But, tragically, the real journalists are required to relocate to different desks at the rear of  the newsroom whilst their seats are taken by a team of immaculately dressed, perfectly gender- and ethnically-balanced – and frankly, better-looking – extras.

Were the Independent hacks too much of a box-office turn-off? “I don’t think they’re better looking, they’re just more obedient than you lot,” said the director, of the stand-ins.

Filming in the Independent offices  

The shooting schedule creates challenges for the journalists. The office televisions, typically tuned to Sky News for breaking news, instead screen a specially-prepared loop of a fictional news channel reporting the story at the heart of the film.

Tom Howard, supervising location manager, said: “We have to be very careful about clocks, they have to be removed. Video footage on screens has to be cleared.

“We dressed the editor’s office to reflect Belinda’s character and we made a huge branded Independent sign to reinforce where we are visually. You get to keep that. Some people are surprised we’re here. Hopefully it won’t upset their day.”

The newsroom hubbub rises when sub-editors arrive in the afternoon and take over the bank of desks next to where Williams’s editor, Belinda, is filming a scene in which she discusses the source of a scoop with an ambitious young  reporter, Allegra.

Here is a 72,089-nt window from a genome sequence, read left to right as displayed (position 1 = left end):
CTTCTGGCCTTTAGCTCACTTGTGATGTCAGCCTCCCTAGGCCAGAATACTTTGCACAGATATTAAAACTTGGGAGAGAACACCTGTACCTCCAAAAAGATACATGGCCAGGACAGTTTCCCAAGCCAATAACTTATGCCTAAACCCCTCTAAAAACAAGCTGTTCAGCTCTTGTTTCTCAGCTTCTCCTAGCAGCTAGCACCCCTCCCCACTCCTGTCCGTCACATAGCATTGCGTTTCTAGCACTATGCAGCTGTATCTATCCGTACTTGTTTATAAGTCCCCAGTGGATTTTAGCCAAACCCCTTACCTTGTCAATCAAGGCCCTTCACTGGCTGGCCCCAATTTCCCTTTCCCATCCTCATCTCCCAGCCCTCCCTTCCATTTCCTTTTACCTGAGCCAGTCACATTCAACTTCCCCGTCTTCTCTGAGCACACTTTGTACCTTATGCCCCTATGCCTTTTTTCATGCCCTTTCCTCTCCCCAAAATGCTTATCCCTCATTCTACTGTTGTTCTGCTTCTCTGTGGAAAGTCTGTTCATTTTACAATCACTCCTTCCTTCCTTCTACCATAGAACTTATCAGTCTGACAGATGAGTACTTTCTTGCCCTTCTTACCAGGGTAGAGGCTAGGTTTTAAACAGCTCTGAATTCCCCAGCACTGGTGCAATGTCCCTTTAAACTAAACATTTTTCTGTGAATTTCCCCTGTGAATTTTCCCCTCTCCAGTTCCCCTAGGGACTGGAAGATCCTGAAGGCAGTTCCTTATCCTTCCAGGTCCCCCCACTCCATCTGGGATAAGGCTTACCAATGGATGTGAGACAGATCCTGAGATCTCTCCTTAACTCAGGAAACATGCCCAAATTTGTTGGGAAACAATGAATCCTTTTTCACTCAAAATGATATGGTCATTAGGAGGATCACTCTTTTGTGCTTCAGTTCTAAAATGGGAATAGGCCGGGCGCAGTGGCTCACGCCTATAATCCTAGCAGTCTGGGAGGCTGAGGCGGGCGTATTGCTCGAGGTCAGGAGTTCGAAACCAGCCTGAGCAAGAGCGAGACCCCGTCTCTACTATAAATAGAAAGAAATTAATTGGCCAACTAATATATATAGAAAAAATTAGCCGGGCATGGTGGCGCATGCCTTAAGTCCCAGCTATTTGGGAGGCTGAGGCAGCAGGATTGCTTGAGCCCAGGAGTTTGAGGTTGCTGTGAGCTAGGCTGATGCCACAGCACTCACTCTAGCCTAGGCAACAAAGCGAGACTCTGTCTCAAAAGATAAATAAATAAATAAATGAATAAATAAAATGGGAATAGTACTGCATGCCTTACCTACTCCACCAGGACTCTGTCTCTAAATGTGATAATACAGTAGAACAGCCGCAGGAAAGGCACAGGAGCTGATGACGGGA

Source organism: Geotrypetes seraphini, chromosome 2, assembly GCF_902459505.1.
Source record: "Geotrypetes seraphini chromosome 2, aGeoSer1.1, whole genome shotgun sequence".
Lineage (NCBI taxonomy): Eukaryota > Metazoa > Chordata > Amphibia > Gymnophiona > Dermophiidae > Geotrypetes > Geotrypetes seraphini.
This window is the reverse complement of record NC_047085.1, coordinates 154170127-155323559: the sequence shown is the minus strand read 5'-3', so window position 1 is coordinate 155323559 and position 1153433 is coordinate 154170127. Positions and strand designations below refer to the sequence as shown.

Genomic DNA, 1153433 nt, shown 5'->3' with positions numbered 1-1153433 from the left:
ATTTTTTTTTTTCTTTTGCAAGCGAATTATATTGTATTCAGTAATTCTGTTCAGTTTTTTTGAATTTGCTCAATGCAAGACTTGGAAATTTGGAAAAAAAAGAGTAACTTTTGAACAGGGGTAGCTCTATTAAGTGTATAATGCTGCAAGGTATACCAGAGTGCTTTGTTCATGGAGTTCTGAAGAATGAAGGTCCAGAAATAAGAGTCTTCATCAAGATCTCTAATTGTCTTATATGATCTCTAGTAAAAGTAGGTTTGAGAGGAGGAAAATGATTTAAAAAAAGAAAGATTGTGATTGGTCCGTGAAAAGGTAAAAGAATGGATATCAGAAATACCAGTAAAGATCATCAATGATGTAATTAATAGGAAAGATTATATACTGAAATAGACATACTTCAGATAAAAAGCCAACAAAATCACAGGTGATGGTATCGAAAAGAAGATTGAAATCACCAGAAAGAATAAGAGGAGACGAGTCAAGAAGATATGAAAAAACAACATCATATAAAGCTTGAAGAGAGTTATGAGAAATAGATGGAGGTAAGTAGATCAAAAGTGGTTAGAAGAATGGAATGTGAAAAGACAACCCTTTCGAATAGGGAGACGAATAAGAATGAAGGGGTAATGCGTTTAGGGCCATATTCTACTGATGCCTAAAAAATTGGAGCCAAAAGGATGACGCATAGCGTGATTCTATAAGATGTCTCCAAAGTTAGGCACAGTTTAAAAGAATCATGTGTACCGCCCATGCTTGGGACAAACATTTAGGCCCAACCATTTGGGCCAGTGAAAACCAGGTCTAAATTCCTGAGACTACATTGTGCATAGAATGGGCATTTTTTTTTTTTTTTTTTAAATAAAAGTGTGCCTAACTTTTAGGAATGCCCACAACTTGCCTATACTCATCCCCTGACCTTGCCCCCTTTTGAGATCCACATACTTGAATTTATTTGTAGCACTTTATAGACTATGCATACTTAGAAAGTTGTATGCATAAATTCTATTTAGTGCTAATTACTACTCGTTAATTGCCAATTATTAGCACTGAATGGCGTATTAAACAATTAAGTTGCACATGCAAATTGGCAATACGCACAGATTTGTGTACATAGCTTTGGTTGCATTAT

“We were tipped off that a lot of Monday’s paper is prepared in advance so it wouldn’t be the most hectic day in a newspaper office,” Hare said. “We were quite impressed about how quickly everybody went about their business. It is quieter than it used to be. People don’t scream, ‘hold the front page’, anymore.”

Hare’s 1985 play Pravda employed a Rupert Murdoch-style mogul to satirise newspaper journalism. Salting the Battlefield, which follows Page Eight, aired in 2011, and its sequel Turks & Caicos, which stars Winona Ryder and was screened yesterday, is a post-Leveson plea for the importance of investigative journalism.

Sir David said: “I wanted it to be set at a newspaper [office] in which the people must be working there for the right reasons, not that over-weening power we associated with the press in the Eighties and Nineties.

“It’s about a heroic, sort of old-fashioned, romantic view of newspapers because they have been having a hard time and they still do a job. At the moment when people appear to have lost all hope in their democratic institutions then clearly the press becomes more, rather than  less, important.”

Hare’s country squire-ess editor has the freedom to be “independent” by virtue of her wealth and background.

“She’s totally fictional,” the writer of Plenty and The Absence of War explains. “As far as I know there aren’t any posh, toff women editors at the moment, are there? I liked the idea of a newspaper editor who didn’t deal in peddling influence at all.”